- Great post. I believe strongly that the confessions should hold to the basic doctrines that we believe everyone in our church (at least in leadership) should confess to be true, and be written in such a way to make it clear as to what that is exactly.
As much as I love the Three Forms of Unity, I think it’s clear that even within them, there are some things that need to be changed. (For instance, the fact that The Heidelberg doesn’t list Lamentations, and ascribes Hebrews to Paul). I know some people say these are small things we don’t need to worry about, but if we’re not careful us in more confessional denominations (such as the URCNA) can fall down this same museum approach. There’s no reason not to change these things. We ought to change them when they are in error, or when they ascribe things that we don’t believe should be binding.
Comment by Pat — October 14, 2009 @ 2:49 pm
- Dear Dr. Mouw,
Thank you for your reflections on this topic. I am a regular reader and always appreciate your valuable insights into important issues.
I do have one question on this topic.
Does not the CRC’s 2006 decision to bracket out portions of HC #80 as no longer confessionally binding suggest that the denomination (taken as a whole, represented by its Synod) is still “going on record” about its beliefs and treating its confessional standards as something more than museum pieces?
I am a newly ordained minister in the CRC who came into the denomination 7 years ago thankful for a Reformed denomination that was able (in my experience) to avoid both the Scylla of confessional disregard (in which historical confessions are conveniently ignored) and the Charybdis of confessional fundamentalism (in which historical confessions become weapons in the hands of heresy-hunters).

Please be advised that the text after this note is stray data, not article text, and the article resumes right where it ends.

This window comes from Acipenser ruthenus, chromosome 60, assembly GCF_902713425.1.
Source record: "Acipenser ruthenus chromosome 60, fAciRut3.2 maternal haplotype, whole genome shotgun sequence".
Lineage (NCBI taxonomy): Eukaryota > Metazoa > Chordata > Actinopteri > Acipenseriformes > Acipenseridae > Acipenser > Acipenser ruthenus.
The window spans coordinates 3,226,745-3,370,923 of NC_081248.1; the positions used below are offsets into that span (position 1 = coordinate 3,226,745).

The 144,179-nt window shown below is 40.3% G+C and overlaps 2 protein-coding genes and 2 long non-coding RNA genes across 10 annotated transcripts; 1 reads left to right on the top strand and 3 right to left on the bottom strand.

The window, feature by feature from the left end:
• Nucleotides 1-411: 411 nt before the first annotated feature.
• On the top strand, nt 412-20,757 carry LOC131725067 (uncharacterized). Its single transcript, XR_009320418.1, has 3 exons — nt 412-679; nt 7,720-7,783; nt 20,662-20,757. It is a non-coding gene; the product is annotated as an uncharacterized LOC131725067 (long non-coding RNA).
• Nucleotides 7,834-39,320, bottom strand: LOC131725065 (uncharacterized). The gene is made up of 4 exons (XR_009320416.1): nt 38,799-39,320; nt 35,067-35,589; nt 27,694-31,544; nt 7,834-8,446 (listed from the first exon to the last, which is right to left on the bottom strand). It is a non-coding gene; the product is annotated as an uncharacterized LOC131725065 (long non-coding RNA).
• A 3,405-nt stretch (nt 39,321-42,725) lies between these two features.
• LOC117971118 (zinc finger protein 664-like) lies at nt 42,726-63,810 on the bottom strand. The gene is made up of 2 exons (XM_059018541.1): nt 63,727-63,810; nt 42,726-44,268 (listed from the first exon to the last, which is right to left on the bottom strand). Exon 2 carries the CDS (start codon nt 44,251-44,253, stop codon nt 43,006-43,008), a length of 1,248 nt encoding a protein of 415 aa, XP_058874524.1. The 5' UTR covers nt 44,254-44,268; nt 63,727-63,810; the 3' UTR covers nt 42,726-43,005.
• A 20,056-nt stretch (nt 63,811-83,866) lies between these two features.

I take my vows of subscription seriously. I am also thankful for the ways in which the CRC has stated its understanding of that subscription (see the CRC’s Church Order Art. 5 Supplement) and it is my hope and prayer that the CRC might represent a third-way of real, authentic, honest confessional identity for our world today.
So, rather than simply adding another painting to our collection, I believe our current dialogue about the Belhar is an attempt to truly be a confessional church — really believing what we confess — in the present.
Comment by Jim Kirk — October 15, 2009 @ 8:25 am
- Rich, thank you for your provoking and thoughtful analysis.
Comment by Carlos Malave — October 17, 2009 @ 7:32 am
- The latest issue of the CRC Banner has a guest editorial opposed to Belhar Adoption